Interactive design, 3D and Creative coding
currently working at Once-Future and Hudson Wilder
previously worked at Area 17

Self-studying JavaScript, basic machine learning and Japanese. Let’s talk!

Shape It.



Caspar Lam

Keywords: forms, emotions, ordinary objects

Do ordinary objects merely serve functional purposes in meeting daily needs, or is there an inherent emotional dimension embedded within them? This exploration delves into the emotional interpretation of commonplace items, presenting them devoid of functionality, purely as visual forms. The project challenges the perception of everyday objects, emphasizing their value through unexpected perspectives and transforming them into a visual diary—capturing the essence of the ordinary, often overlooked, yet deeply meaningful moments in life.

Inspired by John Cage, I experimented on the unexpected perspective of objects.  The whole project focuses on the experimental process from images, to motion clips, to a book, as a continuous series. 

Parsons BFA Communication Design︎︎︎


Transcending objects’ functionality, this project interconnects and stimulates our thoughts and attitudes of life. I imagine emotions and language expressions, unique to us as living beings, represent the integrity of humans and exert a profound influence on how we perceive and engage with the objects.

Experiments: posters

Start by observing prevalent geometric forms from my surrounding objects such as circles and squares. Even though circles and squares are mathematically incompatible, they are able to coexist in the same objects, as the magic of our three dimensional world. Use the language of shapes to bridge the connection from myself to objects. Shapes became the letters; objects became the words; and posters became the sentences and even a paragraph.


  • Musician - John Cage

  • Book - A book of things

  • Book - A Not B, Uta Eisenreich

  • Artists - Rafael Rozendaal.

  • Artists/photographer -

    Daniel Eatock, “Trees.”

  • Book - Mind Walks

  • Book - Condition Design Workbook, Studio Moniker,

  • Book - Super Normal, Jasper Morrison & Naoto Fukasawa

Experiments: photography

The continuous exploration happened in my kitchen to convey the amorphous relationship between my emotions and scales. When small-scale utensils such as a teaspoon and a cooking spoon become the focal point with its adjunctive large-scale pieces such as cups and bowls, the emotions expressed drastically different.  

By playing with the scales and distances to the camera, the impression of the order and the dominant positions are reversed without applying physical transformation.

Experiments: newspaper

The consecutive series of the experiment leads to a book, "Circle but not Circle," revolves around exploring the relationships between two-dimensional circles living in the three-dimensional circular or circle-contained objects. The primary emphasis is on experimenting with various circle types—solid, hollow, and outlined, and its reflection on the objects’ features, such as solid circles mostly appearing in inflexible materials, and outlines circles often linking to soft forms.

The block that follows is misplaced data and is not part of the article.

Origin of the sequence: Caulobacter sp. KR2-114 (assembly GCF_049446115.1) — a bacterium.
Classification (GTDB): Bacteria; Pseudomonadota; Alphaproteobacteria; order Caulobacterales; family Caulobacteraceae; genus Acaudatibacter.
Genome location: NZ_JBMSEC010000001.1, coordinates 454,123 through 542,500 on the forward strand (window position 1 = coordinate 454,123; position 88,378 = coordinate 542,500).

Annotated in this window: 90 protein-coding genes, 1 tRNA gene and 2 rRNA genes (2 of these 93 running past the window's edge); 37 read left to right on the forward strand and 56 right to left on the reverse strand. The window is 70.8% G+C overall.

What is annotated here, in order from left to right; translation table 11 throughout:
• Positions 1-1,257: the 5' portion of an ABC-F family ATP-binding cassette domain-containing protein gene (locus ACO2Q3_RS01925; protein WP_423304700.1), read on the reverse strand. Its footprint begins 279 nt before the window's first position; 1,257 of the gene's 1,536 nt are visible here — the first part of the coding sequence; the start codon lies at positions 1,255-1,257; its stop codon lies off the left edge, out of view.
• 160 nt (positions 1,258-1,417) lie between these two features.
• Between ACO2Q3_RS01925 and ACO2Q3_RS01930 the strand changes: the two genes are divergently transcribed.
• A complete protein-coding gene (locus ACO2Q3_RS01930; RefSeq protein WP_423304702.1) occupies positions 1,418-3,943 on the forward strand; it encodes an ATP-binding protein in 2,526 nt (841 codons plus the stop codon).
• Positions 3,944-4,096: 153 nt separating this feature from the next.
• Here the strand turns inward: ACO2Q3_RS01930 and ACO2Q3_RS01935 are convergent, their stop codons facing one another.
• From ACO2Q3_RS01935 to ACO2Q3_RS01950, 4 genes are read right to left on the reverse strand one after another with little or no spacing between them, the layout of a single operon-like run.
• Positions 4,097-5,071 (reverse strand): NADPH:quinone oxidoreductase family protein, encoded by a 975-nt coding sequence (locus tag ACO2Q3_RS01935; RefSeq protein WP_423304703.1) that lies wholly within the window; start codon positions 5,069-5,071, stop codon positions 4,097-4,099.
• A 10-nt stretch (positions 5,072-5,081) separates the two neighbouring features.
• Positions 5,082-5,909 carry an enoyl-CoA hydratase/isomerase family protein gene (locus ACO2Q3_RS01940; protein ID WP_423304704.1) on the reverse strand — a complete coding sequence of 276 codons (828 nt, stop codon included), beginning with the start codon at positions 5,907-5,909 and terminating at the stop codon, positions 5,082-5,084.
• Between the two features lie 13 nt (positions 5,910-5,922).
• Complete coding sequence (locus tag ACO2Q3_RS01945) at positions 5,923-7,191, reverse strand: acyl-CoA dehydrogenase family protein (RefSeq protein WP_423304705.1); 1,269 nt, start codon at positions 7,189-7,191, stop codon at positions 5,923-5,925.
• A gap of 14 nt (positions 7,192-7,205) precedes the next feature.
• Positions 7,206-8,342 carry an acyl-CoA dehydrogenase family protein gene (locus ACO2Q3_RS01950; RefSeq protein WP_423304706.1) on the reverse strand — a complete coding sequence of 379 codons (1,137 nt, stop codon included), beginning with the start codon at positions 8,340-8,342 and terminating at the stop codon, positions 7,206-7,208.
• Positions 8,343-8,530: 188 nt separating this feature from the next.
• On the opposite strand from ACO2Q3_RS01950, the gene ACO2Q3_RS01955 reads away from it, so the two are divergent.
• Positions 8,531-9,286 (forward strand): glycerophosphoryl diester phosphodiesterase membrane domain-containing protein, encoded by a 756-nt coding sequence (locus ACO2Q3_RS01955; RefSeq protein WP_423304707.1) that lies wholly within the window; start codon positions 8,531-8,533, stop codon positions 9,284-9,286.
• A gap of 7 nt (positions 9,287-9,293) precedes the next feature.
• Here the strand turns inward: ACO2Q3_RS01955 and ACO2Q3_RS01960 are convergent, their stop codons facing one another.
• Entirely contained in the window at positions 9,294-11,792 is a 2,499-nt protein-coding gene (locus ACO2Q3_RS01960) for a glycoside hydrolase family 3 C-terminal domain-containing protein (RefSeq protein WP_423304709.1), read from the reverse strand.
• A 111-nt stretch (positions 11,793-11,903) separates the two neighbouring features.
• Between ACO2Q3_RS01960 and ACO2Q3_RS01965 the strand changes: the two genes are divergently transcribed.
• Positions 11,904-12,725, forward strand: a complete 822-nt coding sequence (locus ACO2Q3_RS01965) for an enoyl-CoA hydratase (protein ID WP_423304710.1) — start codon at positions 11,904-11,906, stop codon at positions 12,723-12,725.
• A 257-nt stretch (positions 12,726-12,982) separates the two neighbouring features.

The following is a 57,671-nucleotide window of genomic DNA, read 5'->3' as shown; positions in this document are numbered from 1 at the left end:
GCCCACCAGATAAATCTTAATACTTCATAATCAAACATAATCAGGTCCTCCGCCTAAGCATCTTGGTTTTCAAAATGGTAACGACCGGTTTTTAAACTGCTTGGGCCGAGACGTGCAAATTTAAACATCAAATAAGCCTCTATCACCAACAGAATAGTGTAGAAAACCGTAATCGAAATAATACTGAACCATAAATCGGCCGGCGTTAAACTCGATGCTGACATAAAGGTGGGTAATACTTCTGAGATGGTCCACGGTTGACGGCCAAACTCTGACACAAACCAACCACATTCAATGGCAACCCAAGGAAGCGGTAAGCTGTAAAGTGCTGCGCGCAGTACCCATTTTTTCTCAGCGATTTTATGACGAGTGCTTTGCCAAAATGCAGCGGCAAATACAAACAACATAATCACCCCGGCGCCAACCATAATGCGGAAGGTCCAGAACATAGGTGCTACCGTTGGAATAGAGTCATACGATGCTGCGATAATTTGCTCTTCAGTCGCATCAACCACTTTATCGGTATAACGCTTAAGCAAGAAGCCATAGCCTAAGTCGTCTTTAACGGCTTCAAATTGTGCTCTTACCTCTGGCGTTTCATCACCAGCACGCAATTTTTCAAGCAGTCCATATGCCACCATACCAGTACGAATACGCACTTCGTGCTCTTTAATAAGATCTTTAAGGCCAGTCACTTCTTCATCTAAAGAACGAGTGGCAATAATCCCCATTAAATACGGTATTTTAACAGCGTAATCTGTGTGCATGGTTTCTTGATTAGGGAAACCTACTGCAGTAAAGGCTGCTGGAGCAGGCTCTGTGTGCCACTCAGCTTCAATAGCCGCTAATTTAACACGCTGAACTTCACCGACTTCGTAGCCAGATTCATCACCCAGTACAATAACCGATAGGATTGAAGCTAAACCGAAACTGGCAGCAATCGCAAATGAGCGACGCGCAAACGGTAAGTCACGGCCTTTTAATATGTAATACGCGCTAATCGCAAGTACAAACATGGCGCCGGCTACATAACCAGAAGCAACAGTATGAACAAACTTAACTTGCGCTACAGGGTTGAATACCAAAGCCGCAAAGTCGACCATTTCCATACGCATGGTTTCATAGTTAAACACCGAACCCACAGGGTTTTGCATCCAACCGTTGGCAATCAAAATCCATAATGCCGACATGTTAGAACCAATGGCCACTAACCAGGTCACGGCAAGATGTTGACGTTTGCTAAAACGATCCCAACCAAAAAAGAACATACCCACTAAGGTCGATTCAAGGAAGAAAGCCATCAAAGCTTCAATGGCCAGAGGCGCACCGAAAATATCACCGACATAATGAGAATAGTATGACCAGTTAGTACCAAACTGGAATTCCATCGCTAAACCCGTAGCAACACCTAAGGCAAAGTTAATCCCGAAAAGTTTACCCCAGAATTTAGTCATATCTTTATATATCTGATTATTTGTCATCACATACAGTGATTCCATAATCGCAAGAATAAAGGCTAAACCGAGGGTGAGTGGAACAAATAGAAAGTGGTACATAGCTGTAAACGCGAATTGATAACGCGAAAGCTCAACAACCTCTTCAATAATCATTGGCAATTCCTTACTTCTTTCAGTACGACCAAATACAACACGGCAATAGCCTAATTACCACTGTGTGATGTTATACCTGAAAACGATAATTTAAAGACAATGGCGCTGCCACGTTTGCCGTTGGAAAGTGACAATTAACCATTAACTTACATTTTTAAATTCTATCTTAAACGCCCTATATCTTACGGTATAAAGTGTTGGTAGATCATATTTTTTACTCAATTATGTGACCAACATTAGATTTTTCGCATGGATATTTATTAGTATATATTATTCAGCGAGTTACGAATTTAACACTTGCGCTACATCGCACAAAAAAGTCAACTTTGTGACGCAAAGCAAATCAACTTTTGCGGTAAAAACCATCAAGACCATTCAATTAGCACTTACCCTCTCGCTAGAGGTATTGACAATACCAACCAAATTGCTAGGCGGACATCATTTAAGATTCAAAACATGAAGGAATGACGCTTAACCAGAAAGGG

Manipulating the scale and perspective of circles produces captivating visual patterns, unveiling the intricate visual connections between these objects and prompting contemplation on emotional associations.

Experiments: book and motion 
“Shape It”

The culmination of these experiments is curated and presented in a final book “Shape It” to narrate and document the whole thinking process and visual productions. Alongside the book, a motion work is presented with background sound from our daily lives. Inspired by the musician John Cage, the motion composed without words but auditory stimulation and conveyed the ordinary but effusive moments in the regular life. Audiences are encouraged to interpret with their imagination and creation, stepping out of the inherent thinking conventions.


The whole process indicates ordinary but emotional expressions. With the attention to AI development, human emotions seem so intricate that machines currently are not capable of doing so. Large amounts of our work and life now are digitized and replaceable, except emotions and consciousness remain unique to us and not pecuniary. Engaging in a sequence of experimentations involving photography and books allows me to immerse myself into interpreting emotions, and has also been a pivotal process of gaining interests towards natural language. 

When efficiency and productivity are becoming the core value of the living world, how to better fulfill our spiritual world and bring out the value of human consciousness and expressive emotions? If humans were no longer required to work, what significance would our existence hold? My poetic interpretation acts as a bridge to capture mundane yet valuable life objects with unexpected perspectives to present the meanings of our emotional values, and facilitate me to further explore the positive impact of human emotions.